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Saturday, April 12, 2014

Yay! First lifer for 2014 & About Time

I got up last Thursday morning in my usual state of grumpy and shlumpy. Bleery eyed, I perused my email and saw this message from birder buddy Don, message header: Marsh Sandpiper, message content: Ready?

HELL yeah I was ready!  I immediately went on line. Found out an astute birder just outside of Dixon (about a 45 minute drive from my house) looked into a irrigation type ditch and spotted a 'different' looking shorebird. He reported it to one of the area's premiere birders and shortly thereafter all hell broke loose. There was a mega rarity vagrant bird in Yolo County.

The Little Bunting I missed out on
NOT on my life list

photo by lucky & talented birder, Rob Fowler
This Marsh Sandpiper is yet another Eurasian juvenile bird with no sense of direction. Only once before has one ventured into the lower 48 states. I'm still smarting from my having not gone to see another Eurasian bird - Little Bunting - that meandered into Humboldt County around Christmas. That little bird ought to have been my Christmas present to myself, but I stalled.  End result; nothing ventured, nothing new on your life list. So back in December I went all Scarlet O'hara, raising my thwarted fist to the sky, swearing 'As God is my witness, I shall never miss a rarity again!'

Determined not to miss this one I was out the door in under an hour. Of course, being an idiot, instead of following the directions given in the birding report, I navigated via Google. Said drive was beautiful, taking me through the River Delta, along the shores of the Sacramento River. It put me onto Liberty Road - on the wrong side of the river. Felt like a moron. Took another hour to drive around to the correct side of the river.

Friday afternoon, midday Marsh Sandpiper hopefuls



I arrived at the Marsh Sandpiper site midday Saturday. I wasn't the only one there. The Sandpiper was discovered the previous evening, and as many as 100 birders saw it

The gray span to the right of everyone is actually a far side of an irrigation type ditch, dropping about 6 ft down, with a mud bottom.

When rare birds fly in, it is rather like an impromptu, unplanned get-together for birders from all over the west coast to meet up. There are birders who only know each other from previous stake-outs for rare birds.

I hung about for a few hours, then after conversing with other birders on a game plan, I decided to come back at dawn Saturday morning. Come Saturday in the wee hours, I drove hopefully towards the outskirts of the tiny town of Dixon. The sun was adding shades of pink to the sky when I drove in, lugging my spotting scope about a quarter mile to join the teeming mass of birders.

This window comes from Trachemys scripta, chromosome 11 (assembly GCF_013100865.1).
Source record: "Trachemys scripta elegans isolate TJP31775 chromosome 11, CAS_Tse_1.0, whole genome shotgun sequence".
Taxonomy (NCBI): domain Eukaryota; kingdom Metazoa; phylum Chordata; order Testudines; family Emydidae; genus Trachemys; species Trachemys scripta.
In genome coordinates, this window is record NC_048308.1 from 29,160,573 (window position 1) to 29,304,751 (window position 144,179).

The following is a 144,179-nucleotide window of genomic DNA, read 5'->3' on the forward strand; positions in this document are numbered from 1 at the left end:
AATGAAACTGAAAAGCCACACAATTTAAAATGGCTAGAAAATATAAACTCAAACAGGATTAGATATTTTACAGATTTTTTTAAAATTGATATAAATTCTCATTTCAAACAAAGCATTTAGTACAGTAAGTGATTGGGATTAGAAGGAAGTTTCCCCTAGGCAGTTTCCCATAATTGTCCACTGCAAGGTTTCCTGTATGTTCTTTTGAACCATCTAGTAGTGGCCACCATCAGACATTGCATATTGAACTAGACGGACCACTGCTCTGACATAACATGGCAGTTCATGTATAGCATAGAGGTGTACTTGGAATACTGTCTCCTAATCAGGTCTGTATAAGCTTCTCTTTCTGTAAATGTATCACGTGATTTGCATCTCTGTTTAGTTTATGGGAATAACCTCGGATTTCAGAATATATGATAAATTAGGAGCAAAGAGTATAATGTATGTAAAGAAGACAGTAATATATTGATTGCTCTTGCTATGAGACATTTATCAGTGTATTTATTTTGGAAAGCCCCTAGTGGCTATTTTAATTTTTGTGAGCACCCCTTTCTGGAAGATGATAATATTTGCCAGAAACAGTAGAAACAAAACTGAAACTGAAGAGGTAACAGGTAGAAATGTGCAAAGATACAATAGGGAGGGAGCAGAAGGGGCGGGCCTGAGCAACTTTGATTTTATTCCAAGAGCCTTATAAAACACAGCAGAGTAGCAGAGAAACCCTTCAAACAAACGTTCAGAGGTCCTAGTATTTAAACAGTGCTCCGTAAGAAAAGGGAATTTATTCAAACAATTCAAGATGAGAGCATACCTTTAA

I was about to give up and lament that I would never see the bird when a cry went up, "There it is! The smallest of those three flying in!"

I was on the bird with binoculars quickly and watched in rapt awe. At one point the little guy flew so close I lowered my binoculars so I could stare at it with my bare eyes. Woah... a true Audubon moment.


The bird landed about a mile up the ditch but I stayed put. I was rewarded  - after ten minutes or so, the bird flew back, landing in front of us all, in the ditch. This is where the story goes all Claire-like.  I wanted to digiscope a shot with the iphone through my spotting scope. As I watched the sandpiper meandering in the puddle, feeding, I dug frantically through my pockets and could not find the eyepiece for my iPhone. Finally I resorted to just holding the iPhone to the scope eyepiece but shots taken that way are never quite up to snuff. Oh well.

Greater Yellowlegs (L), my Lifer Marsh Sandpiper (R)

Marsh Sandpiper on left







SIGH! As you can see above, my resulting photos were crap. Insult to injury, it was only after the bird finally flew off, leaving behind happy birders (minus ONE), did I find the missing eyepiece in 'the vault'. Meaning I'd stuffed it down my t-shirt & forgot where I put it. *sigh* Yet another precious Claire moment. I was so annoyed, but oh well, I had my first lifer of 2014. Nothing, not even crap photos can take that away from me.

The Hookupz below is actually a wonderful tool, that works with my binocs and my spotting scope - that is when I manage to have it with me. Best $15 I ever spent.
 
My wonderful $15 digiscope tool
lets me use my iPhone camera
to take photos with my binocs and
spotting scope

1 comment:

  1. This ad brings a question to my mind; which came first The Hookupz or your trip?

    ReplyDelete